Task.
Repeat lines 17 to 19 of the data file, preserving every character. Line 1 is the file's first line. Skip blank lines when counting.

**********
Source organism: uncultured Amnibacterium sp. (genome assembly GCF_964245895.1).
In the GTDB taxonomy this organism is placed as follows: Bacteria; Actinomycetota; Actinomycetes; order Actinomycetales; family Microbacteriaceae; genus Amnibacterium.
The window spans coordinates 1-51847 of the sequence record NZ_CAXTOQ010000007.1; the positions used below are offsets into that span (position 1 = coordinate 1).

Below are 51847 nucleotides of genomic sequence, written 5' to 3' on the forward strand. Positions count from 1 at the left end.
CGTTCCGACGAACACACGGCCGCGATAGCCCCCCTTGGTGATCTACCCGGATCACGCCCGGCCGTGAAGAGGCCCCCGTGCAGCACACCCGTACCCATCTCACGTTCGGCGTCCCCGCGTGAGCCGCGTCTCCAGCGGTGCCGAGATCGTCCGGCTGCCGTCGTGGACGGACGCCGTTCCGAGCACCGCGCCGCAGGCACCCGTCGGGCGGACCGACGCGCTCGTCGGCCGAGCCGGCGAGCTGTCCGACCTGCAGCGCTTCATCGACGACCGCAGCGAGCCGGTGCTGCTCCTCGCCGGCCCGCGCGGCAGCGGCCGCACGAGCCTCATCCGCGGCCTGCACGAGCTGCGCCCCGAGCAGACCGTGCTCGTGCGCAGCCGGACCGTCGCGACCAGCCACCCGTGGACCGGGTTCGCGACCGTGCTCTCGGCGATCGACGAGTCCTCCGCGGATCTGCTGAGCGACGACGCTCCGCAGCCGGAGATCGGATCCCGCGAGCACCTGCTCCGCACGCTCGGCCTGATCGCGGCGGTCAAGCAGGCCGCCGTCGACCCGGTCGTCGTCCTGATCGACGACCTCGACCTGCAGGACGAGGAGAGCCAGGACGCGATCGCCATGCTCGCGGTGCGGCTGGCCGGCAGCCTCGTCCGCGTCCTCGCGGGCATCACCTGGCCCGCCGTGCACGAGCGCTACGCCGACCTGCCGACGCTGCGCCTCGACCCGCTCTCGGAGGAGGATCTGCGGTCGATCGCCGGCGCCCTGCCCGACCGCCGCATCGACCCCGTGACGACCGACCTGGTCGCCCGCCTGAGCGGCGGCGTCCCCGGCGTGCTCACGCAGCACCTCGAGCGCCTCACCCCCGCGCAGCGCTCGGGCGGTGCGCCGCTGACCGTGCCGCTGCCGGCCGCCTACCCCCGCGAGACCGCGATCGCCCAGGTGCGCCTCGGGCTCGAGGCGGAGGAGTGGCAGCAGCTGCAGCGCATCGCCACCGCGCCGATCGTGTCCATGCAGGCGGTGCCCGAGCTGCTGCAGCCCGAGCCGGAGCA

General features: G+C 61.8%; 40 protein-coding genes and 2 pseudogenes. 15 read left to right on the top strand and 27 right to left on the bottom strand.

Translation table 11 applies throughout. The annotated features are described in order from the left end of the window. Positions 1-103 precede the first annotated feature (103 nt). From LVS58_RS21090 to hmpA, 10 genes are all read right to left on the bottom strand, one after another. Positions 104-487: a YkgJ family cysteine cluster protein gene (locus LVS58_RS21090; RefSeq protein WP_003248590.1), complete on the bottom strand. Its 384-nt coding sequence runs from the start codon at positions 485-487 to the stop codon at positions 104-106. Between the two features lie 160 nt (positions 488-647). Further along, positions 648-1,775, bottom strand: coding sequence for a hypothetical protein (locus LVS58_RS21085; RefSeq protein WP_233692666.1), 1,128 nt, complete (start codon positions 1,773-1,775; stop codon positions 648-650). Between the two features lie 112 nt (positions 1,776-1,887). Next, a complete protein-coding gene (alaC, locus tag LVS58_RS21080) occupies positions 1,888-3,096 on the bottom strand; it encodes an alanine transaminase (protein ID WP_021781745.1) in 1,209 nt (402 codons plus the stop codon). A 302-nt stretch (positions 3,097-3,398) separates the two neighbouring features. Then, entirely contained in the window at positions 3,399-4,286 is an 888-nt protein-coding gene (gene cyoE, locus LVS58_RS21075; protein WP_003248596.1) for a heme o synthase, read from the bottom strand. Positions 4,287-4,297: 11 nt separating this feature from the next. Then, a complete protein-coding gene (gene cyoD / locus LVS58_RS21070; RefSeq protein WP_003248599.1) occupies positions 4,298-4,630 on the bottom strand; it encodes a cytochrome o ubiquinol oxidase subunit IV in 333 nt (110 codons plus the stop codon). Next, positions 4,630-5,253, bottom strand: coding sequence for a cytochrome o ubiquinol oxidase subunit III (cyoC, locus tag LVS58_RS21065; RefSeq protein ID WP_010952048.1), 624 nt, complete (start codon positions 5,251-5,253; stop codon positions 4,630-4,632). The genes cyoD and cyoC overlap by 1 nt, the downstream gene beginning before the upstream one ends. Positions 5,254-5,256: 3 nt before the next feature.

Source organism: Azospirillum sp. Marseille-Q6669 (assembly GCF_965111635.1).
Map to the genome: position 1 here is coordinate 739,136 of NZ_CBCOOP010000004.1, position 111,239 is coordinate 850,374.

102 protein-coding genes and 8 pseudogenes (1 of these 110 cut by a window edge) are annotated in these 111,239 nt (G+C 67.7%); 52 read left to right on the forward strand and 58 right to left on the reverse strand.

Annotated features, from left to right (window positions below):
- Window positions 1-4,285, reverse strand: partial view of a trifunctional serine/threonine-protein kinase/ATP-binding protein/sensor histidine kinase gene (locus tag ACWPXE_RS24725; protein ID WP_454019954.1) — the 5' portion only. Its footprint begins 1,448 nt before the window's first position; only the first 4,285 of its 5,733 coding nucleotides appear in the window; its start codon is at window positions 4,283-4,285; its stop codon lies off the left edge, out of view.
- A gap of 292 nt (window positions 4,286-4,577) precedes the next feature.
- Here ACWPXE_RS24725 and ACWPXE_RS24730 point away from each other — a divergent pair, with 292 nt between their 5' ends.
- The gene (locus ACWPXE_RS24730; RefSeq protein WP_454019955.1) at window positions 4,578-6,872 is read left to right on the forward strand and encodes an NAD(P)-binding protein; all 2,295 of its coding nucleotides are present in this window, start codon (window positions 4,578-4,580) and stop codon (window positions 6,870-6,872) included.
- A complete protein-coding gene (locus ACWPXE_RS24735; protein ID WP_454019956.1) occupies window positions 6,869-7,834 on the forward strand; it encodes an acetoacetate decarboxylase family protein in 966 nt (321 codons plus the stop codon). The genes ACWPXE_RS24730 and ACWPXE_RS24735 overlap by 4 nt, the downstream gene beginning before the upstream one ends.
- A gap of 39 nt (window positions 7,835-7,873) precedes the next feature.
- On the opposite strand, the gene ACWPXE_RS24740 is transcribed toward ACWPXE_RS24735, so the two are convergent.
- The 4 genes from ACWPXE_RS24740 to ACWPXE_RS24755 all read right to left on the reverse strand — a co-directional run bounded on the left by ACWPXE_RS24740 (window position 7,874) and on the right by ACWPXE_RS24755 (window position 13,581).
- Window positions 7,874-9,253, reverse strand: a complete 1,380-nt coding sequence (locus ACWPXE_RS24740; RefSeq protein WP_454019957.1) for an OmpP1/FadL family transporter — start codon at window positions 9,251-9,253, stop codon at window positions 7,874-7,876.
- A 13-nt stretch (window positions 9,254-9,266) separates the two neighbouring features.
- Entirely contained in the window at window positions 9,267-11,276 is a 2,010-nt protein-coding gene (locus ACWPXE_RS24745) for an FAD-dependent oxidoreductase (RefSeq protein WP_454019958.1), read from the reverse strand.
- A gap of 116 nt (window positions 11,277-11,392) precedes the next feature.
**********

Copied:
- A gap of 39 nt (window positions 7,835-7,873) precedes the next feature.
- On the opposite strand, the gene ACWPXE_RS24740 is transcribed toward ACWPXE_RS24735, so the two are convergent.
- The 4 genes from ACWPXE_RS24740 to ACWPXE_RS24755 all read right to left on the reverse strand — a co-directional run bounded on the left by ACWPXE_RS24740 (window position 7,874) and on the right by ACWPXE_RS24755 (window position 13,581).